The process of evangelizing one’s children, however, can be a daunting task. For many parents, the questions are as practical as they are disconcerting: How should I present the gospel to my children? What’s the best approach to take? How do I know if I’m doing it right?
Pitfalls, both real and imagined, intimidate virtually every parent who contemplates this responsibility. On one hand, there’s the danger of leading children to think they are saved when they are not. On the other, there’s the risk of discouraging children who express a genuine desire to follow Christ.
How, then, should we evangelize our children?
The answer to this question is not an easy one, but it begins with recognizing and avoiding some of the common pitfalls in child evangelism.
Common Pitfalls in Evangelizing Children
1. Oversimplifying the Gospel of Christ
Because a child’s comprehension is less developed than an adult’s, the temptation for many parents is to oversimplify the message of the gospel when they evangelize their children. Sometimes this stems from canned or programmed approaches to child evangelism, which often abbreviate the gospel, downplay the demands of the gospel, or leave out key aspects of the gospel altogether.
Like adults, children must be able to understand the gospel clearly before they can be saved. This involves grasping concepts such as good and evil, sin and punishment, repentance and faith, God’s holiness and wrath against sin, the deity of Christ and His atonement for sin, and the resurrection and lordship of Christ. Certainly parents need to use terminology children can comprehend and be clear in communicating the message, but when Scripture talks about teaching children spiritual truth, the emphasis is on thoroughness (Deuteronomy 6:6–7).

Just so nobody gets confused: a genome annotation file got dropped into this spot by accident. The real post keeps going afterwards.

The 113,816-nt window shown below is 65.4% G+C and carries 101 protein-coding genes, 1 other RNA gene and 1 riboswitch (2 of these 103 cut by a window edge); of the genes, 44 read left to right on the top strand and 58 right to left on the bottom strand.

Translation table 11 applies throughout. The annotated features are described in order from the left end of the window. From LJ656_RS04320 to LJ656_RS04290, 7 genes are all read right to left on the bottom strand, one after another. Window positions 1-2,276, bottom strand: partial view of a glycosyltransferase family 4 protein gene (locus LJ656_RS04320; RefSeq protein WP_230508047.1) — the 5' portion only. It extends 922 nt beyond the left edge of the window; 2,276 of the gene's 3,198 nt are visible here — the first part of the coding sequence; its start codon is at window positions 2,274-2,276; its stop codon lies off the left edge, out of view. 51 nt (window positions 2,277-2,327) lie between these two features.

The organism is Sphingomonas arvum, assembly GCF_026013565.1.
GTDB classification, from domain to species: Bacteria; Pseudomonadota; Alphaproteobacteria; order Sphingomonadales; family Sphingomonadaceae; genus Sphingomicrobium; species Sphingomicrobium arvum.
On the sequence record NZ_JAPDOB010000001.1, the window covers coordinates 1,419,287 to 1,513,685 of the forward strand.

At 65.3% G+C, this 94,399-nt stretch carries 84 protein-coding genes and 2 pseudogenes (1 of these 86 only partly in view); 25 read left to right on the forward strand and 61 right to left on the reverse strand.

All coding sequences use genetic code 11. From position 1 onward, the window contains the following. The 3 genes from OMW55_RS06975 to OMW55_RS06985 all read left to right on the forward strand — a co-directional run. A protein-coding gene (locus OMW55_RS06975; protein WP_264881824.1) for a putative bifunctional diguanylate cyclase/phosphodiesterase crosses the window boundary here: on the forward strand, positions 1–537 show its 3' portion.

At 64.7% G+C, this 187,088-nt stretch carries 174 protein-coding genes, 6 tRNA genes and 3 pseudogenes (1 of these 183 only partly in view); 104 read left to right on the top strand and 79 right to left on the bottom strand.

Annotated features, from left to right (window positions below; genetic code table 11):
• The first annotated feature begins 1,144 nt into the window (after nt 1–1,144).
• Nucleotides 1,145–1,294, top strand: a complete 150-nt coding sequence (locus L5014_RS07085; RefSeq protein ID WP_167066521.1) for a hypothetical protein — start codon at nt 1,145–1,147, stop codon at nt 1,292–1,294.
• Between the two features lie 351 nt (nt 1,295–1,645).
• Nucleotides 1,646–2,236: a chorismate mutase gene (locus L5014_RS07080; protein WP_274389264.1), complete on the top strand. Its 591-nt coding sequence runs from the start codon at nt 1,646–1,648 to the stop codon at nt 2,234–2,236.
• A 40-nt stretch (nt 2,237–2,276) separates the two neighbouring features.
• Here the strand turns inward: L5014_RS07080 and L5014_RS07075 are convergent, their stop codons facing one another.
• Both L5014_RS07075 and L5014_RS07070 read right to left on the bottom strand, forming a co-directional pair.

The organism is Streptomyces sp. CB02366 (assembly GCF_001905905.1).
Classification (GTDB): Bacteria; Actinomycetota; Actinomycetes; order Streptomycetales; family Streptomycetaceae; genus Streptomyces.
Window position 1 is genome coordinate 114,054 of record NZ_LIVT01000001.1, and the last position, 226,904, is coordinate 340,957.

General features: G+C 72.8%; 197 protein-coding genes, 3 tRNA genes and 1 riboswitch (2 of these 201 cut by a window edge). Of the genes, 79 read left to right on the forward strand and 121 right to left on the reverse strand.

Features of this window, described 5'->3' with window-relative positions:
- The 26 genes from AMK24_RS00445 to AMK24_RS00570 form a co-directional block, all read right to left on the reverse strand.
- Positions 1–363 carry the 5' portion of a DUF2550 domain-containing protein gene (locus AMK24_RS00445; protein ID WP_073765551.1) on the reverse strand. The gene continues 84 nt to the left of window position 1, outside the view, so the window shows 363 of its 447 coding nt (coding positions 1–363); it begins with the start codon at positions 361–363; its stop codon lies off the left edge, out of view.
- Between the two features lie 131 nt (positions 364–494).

Oversimplification is a greater danger than giving too much detail. It is the truth—found in God’s Word—that saves, but that truth must be understood.
2. Coercing a Profession of Faith
Whether parents present the gospel in an oversimplified or thorough manner, many solicit some kind of active response to that message. It could be a show of hands in a group setting, a rote repetition of “the sinner’s prayer,” or almost anything that may be counted as a positive response. Children will almost always respond in whatever way parents ask—not at all guaranteeing real acts of faith in Christ.
Rather than getting their children to pray “the sinner’s prayer” or enticing them into a superficial response, parents must faithfully, patiently, and thoroughly teach them the gospel and diligently pray for their salvation, always bearing in mind that God is the One who saves. There is no need to pressure or coerce a confession from the mouth of a child, for genuine repentance will bring forth its own confession as the Lord opens the heart in response to the gospel. And as time goes by, it is never right to reinforce to the child that a childhood prayer is evidence of salvation (see #4 below).
3. Assuming the Reality of Regeneration
The next pitfall is assuming with certainty that a child’s positive response to the gospel is full-fledged saving faith. The temptation here is to regard regeneration as a settled matter because of an outward indication that the child has believed. One cannot assume, however, that every profession of faith reflects a genuine work of God in the heart (Matt. 7:21–23), and this is particularly true of children.
Children often respond positively to the gospel for a host of reasons, many of which are unrelated to any awareness of sin or real understanding of spiritual truth. Many children, for example, profess faith because of peer pressure at church or a desire to please their parents.